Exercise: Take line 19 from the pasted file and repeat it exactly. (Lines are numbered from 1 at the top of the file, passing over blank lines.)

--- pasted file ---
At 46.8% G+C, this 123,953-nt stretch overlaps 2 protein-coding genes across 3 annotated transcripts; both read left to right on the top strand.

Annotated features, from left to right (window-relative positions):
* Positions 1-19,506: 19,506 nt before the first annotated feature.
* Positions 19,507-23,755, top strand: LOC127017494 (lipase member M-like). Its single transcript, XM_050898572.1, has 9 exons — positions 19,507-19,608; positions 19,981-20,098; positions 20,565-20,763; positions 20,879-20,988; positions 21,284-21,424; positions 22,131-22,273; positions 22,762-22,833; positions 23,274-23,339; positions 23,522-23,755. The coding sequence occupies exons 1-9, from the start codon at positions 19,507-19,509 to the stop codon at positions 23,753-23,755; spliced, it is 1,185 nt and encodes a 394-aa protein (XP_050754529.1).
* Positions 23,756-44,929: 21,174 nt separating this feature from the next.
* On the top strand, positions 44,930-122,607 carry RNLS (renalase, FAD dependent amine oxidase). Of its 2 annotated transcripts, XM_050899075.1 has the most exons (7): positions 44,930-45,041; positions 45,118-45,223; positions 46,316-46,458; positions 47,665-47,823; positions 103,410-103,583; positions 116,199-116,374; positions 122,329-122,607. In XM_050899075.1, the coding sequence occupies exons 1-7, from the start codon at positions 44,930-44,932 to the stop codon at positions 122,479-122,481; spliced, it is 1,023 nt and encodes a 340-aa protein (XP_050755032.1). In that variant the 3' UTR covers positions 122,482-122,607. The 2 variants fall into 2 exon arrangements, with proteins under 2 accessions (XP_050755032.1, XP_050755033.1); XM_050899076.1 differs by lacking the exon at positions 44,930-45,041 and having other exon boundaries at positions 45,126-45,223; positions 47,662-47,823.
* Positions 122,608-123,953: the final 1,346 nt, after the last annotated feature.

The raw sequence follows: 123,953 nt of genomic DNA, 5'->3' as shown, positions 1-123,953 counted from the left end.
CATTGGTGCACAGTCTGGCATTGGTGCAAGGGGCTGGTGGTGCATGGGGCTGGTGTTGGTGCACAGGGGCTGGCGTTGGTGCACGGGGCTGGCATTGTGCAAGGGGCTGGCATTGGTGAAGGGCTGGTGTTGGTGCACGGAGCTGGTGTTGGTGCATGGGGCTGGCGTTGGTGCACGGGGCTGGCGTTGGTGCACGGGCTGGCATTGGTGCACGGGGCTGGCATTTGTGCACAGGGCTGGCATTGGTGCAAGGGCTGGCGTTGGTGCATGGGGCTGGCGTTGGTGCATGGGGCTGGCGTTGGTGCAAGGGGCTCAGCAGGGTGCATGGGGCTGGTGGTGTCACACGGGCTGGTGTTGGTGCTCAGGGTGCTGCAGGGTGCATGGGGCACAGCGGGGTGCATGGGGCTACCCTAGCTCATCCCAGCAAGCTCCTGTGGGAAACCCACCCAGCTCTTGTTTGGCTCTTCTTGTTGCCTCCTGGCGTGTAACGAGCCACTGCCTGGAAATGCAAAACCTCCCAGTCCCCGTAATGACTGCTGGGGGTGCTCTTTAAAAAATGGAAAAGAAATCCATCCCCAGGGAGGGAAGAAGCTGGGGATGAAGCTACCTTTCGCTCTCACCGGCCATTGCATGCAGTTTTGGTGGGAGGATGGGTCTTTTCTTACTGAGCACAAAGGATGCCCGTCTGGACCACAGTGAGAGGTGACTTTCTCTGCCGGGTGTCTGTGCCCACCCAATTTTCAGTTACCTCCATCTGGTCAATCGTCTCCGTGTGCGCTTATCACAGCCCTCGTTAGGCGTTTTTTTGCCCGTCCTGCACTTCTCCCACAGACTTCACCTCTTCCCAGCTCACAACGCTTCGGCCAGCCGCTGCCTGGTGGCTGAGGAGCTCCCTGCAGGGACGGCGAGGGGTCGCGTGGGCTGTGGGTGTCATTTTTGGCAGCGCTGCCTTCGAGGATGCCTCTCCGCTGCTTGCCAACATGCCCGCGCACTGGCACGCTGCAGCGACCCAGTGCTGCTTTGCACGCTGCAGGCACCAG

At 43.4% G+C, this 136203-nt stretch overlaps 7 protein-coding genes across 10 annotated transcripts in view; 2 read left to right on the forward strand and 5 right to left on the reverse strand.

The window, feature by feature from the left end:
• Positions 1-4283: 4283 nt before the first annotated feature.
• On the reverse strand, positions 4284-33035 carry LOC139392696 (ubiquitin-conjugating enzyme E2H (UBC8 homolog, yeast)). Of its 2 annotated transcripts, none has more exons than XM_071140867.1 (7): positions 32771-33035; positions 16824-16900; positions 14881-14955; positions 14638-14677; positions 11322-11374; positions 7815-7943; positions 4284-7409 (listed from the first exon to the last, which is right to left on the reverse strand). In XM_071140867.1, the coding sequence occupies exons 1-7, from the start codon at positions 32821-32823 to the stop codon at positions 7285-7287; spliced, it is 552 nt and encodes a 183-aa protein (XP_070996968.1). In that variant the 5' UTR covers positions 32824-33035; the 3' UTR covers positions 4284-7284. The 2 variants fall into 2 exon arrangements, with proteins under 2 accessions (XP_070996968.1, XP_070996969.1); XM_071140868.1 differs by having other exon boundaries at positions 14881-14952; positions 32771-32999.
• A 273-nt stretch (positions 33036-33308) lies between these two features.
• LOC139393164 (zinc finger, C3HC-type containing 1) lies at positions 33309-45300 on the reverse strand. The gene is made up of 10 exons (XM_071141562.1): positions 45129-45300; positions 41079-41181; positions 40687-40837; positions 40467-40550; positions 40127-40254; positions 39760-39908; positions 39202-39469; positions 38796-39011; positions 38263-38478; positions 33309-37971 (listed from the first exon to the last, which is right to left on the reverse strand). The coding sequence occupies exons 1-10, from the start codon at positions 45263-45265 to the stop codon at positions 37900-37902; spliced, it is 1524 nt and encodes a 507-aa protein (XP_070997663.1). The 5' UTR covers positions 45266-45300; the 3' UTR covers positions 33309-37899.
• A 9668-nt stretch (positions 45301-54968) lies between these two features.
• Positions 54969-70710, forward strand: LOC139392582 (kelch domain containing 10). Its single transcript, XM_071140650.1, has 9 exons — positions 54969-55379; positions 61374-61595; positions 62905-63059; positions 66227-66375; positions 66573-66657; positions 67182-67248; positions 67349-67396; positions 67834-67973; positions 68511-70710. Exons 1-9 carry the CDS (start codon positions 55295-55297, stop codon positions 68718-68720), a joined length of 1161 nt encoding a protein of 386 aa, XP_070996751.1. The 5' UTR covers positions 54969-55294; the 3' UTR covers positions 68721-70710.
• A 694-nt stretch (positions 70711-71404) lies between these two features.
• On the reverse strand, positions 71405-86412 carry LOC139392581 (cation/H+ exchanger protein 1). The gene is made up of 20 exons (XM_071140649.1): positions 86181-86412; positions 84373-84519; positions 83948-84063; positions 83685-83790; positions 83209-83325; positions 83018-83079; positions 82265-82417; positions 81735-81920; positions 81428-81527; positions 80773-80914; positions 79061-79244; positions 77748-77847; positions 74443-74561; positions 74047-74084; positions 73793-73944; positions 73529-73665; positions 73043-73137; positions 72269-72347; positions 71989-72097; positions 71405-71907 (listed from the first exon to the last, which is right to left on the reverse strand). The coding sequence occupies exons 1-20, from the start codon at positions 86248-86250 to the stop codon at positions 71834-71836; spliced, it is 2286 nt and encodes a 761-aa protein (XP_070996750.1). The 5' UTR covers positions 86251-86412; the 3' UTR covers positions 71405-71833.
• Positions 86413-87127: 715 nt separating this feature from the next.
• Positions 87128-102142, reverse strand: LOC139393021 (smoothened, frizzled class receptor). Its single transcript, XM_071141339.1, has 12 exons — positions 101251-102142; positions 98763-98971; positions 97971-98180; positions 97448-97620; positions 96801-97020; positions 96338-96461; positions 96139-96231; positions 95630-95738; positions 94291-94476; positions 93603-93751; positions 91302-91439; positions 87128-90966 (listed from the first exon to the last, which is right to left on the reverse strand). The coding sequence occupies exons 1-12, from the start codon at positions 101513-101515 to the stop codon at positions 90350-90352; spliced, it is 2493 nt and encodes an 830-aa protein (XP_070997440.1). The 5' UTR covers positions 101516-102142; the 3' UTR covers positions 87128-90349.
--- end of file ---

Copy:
• On the reverse strand, positions 71405-86412 carry LOC139392581 (cation/H+ exchanger protein 1). The gene is made up of 20 exons (XM_071140649.1): positions 86181-86412; positions 84373-84519; positions 83948-84063; positions 83685-83790; positions 83209-83325; positions 83018-83079; positions 82265-82417; positions 81735-81920; positions 81428-81527; positions 80773-80914; positions 79061-79244; positions 77748-77847; positions 74443-74561; positions 74047-74084; positions 73793-73944; positions 73529-73665; positions 73043-73137; positions 72269-72347; positions 71989-72097; positions 71405-71907 (listed from the first exon to the last, which is right to left on the reverse strand). The coding sequence occupies exons 1-20, from the start codon at positions 86248-86250 to the stop codon at positions 71834-71836; spliced, it is 2286 nt and encodes a 761-aa protein (XP_070996750.1). The 5' UTR covers positions 86251-86412; the 3' UTR covers positions 71405-71833.